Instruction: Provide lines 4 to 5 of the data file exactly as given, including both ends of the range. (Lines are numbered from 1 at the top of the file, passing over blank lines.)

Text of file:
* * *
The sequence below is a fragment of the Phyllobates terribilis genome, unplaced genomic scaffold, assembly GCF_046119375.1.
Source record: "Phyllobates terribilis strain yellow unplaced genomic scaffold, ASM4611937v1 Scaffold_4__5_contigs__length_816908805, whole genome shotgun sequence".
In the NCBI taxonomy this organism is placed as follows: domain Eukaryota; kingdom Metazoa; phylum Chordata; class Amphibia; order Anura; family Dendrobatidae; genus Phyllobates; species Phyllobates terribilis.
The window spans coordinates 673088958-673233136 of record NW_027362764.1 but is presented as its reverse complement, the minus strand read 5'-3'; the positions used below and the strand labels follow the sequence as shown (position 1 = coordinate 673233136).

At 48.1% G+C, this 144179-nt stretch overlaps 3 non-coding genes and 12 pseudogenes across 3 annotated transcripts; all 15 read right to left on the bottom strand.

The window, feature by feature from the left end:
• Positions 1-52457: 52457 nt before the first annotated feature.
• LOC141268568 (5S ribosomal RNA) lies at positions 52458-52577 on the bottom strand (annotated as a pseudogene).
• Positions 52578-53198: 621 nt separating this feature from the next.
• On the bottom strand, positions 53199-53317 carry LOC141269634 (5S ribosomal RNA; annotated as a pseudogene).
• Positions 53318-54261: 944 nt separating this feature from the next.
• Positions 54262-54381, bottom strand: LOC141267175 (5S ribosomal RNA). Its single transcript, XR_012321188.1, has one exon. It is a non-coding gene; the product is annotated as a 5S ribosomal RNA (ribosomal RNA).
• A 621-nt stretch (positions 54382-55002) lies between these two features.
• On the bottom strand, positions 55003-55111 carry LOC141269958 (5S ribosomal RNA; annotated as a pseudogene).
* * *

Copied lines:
The window spans coordinates 673088958-673233136 of record NW_027362764.1 but is presented as its reverse complement, the minus strand read 5'-3'; the positions used below and the strand labels follow the sequence as shown (position 1 = coordinate 673233136).

At 48.1% G+C, this 144179-nt stretch overlaps 3 non-coding genes and 12 pseudogenes across 3 annotated transcripts; all 15 read right to left on the bottom strand.